Saturday morning came all too soon and just like that – we were off to our sites all over the entire Kingdom of Morocco. I travelled 7 hours on an extremely crowded train to Marrakech and stayed with a 3rd year PCV in her site situated in beautiful snowcapped mountains. The next morning, I made the 3-hour trek via bus to my site (sorry due to safety concerns I can’t put the actual location.) Once I arrived to my site, I was lucky enough to carry nearly 150lbs (probably more) of luggage for a mile to my host sisters house. Immediately after arriving, I was on my way to an undisclosed location (because once again – my poor darija skills) with my sister, her two sons, and her mom. We ended up in what I can only describe as the middle of nowhere in a village that makes Alma, Kansas look like a city. I spent four days with nearly 20 women, eating roughly every two hours and trying to comprehend any bit of Darija possible. It turns out we were at my host sisters’ aunt’s house to celebrate the Prophet Mohammed’s birthday, which seems to be quite the affair here in Morocco. On the last day, the whole group of us travelled even further into the country to attend a Moussem (Festival of Horses). It’s almost impossible to articulate this experience, but basically, it could easily be a spread in National Geographic magazine. We spent all day in a huge tent, ate 6 meals by 3pm, and watched groups of men ride horses and try to fire their guns all at the same time. (Seriously – just Google it) This experience also proved to me I couldn’t pass as a Moroccan even if I wore a headscarf – unfortunately – I stand out like a unicorn anywhere I go here.

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Horses, Muskets, and Jalabas – Oh My!

 

All of this leads me to now – I’m sitting here in my room (aka the salon) trying to make sense of what my purpose will be here in my site. I finally met with the mudir (headmaster) of the lycee and college yesterday and secured their blessings to help at the schools and to have a Girl’s Club, possibly an Environmental Club, and help with sports there. They assured me that they would help me as much as possible, but that the kids have a very rigorous schedule and go back home on the weekends, so they have very little free time. I also went to the Nedi Newsi (Women’s Center) and secured an English class there once or twice a week. Right now, I’m without Wi-Fi – so it’s been rough trying to obtain resources to start planning. Other than that, I’m on the hunt for a house to rent once our requirement to stay with a host family is over. I’m looking forward to being in my own space. I’ve felt like I don’t have control of my life currently. Anyone who knows me knows that cooking and working out are the two that make me happy. I haven’t had either of those in nearly 14 weeks, and my mental health is starting to falter because of it (amongst many other reasons). I was told yesterday that I shouldn’t run in my site, so I suppose it’s at home workouts from now on. I’m pushing through though for now and I’m giving myself little goals to conquer so that I feel some level of accomplishment. The first three months in our new site are supposed to be a time of integration and coincidentally little work, so filling my time right now and trying to stay out of my head when I’m feeling down is rough.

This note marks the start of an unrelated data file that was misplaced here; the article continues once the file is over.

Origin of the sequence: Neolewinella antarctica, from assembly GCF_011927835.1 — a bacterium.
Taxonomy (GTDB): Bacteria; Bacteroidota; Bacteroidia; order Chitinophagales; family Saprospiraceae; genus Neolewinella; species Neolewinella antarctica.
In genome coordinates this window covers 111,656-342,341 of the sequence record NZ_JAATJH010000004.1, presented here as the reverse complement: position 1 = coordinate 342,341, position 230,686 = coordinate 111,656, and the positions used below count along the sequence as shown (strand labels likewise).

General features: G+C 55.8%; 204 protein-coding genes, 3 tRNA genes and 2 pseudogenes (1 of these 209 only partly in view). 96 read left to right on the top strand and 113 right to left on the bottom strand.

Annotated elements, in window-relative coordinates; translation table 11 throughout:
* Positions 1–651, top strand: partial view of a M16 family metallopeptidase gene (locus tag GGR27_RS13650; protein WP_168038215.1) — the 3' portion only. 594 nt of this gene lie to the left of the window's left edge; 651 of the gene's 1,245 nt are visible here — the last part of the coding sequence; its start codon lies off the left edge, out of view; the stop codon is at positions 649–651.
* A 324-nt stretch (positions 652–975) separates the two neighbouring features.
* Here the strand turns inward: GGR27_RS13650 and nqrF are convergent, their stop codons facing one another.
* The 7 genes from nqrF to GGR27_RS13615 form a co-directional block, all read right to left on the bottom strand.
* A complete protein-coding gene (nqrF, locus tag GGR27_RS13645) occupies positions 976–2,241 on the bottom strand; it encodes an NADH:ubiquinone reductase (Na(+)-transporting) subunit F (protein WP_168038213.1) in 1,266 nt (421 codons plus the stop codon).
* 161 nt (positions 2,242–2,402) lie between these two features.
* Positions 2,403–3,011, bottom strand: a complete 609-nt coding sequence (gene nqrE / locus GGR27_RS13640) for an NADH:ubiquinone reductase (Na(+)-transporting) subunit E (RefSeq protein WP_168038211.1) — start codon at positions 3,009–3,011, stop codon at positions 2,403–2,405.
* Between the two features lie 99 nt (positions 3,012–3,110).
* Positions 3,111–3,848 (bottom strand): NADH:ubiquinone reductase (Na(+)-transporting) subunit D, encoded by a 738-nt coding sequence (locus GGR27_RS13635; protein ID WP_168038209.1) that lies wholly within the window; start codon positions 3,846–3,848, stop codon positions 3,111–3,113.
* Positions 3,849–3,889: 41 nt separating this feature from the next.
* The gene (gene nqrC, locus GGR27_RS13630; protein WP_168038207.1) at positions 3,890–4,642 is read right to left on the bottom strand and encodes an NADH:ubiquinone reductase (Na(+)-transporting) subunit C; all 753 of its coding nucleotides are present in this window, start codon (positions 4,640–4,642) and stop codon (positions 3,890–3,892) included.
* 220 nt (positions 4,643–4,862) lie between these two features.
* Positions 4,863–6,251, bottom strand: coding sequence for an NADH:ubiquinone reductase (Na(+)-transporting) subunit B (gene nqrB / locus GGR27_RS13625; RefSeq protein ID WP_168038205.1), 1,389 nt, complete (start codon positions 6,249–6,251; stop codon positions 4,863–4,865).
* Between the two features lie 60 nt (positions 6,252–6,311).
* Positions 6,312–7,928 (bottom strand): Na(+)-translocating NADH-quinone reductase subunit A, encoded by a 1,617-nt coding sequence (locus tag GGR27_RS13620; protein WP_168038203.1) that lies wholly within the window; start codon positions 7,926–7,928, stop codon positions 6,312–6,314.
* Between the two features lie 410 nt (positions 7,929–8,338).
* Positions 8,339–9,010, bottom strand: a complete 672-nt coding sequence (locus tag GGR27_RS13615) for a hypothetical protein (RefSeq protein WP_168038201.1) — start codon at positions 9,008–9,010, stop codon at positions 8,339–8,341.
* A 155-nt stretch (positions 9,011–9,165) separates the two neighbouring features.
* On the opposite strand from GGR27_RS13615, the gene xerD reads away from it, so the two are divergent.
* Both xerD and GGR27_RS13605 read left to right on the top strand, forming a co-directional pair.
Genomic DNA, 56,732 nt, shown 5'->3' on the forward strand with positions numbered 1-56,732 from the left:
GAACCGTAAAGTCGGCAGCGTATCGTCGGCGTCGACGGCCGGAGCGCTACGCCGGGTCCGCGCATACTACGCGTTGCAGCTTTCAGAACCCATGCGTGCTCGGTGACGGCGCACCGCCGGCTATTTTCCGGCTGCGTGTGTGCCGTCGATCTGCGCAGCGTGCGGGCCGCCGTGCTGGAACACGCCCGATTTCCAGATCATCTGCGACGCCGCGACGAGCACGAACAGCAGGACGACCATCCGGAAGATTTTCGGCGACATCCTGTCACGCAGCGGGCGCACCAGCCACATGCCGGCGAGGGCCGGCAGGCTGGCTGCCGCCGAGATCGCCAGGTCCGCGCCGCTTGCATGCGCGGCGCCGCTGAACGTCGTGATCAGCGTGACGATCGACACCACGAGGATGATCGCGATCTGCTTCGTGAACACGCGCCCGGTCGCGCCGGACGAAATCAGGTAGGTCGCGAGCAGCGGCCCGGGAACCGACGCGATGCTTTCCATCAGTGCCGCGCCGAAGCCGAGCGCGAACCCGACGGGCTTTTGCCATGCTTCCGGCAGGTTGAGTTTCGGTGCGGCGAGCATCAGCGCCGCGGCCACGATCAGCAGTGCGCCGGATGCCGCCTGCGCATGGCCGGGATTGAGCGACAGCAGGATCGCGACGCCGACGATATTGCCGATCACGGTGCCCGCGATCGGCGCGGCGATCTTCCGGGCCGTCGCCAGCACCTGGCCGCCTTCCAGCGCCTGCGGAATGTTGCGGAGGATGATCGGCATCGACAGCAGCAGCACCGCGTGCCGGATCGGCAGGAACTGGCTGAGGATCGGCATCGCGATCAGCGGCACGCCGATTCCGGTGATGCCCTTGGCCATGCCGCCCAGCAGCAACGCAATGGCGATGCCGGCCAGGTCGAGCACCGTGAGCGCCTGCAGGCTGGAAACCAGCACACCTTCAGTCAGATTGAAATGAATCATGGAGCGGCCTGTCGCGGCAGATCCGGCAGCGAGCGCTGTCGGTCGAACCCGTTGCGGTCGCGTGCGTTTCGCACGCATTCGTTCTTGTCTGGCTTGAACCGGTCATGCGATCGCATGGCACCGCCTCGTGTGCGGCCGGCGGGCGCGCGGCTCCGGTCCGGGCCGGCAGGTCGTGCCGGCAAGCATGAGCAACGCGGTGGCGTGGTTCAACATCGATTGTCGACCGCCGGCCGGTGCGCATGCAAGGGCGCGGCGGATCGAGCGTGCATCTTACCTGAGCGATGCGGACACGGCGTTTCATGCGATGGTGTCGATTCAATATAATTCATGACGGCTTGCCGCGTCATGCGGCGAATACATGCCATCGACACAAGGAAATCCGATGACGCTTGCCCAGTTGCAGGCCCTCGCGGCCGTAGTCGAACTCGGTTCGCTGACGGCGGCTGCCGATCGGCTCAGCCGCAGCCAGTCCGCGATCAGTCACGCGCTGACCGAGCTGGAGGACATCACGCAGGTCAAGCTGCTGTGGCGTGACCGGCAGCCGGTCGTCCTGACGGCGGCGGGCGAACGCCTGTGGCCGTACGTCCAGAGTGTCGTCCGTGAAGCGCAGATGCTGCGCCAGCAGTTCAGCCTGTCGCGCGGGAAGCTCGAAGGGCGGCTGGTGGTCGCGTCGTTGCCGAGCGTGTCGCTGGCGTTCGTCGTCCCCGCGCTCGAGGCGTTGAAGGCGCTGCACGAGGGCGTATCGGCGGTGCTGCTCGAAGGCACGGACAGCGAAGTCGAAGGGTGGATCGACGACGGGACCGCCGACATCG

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So I have an obsession with Mosques and Sunsets – Meknes, Morocco

 

 

I’m currently sitting at a seaside café, drinking a sprite, using as much WIFI as possible, and staring at the ocean in sunny Essaouria. Things could be worse. I found an adorable French Catholic church a block away from the ocean, so I’m excited to enjoy Christmas Eve mass their tonight at 9pm. I’m also spending tomorrow with fellow volunteers here in Essaouria. I hear they’re making mac and cheese, so I could basically cry right now thinking about it. They all say spending your first Christmas away from your family is the hardest part of service and they are certainly right. Wishing you all a Merry Christmas back home.

Miss you all.

Kayla ❤

 

Days Go By…

If there is anything I can take away from my second month in Morocco, its simply that I’m apparently more resilient that I thought. This month has flown by, but not without its inherent struggles on a daily basis. The Peace Corps is a mental game – some days you’re thriving and feeling great about your integration into the community and some days you’re piled under five blankets in the fetal position questioning why the hell you’re living in a mountainous village in rural Morocco without WIFI. In most cases, there is an entirely different story panning out behind those stunning Instagram worthy photographs that we post to update the ones we love abroad. I can’t speak for all of my staj, but I fight every single day to keep my sanity at bay.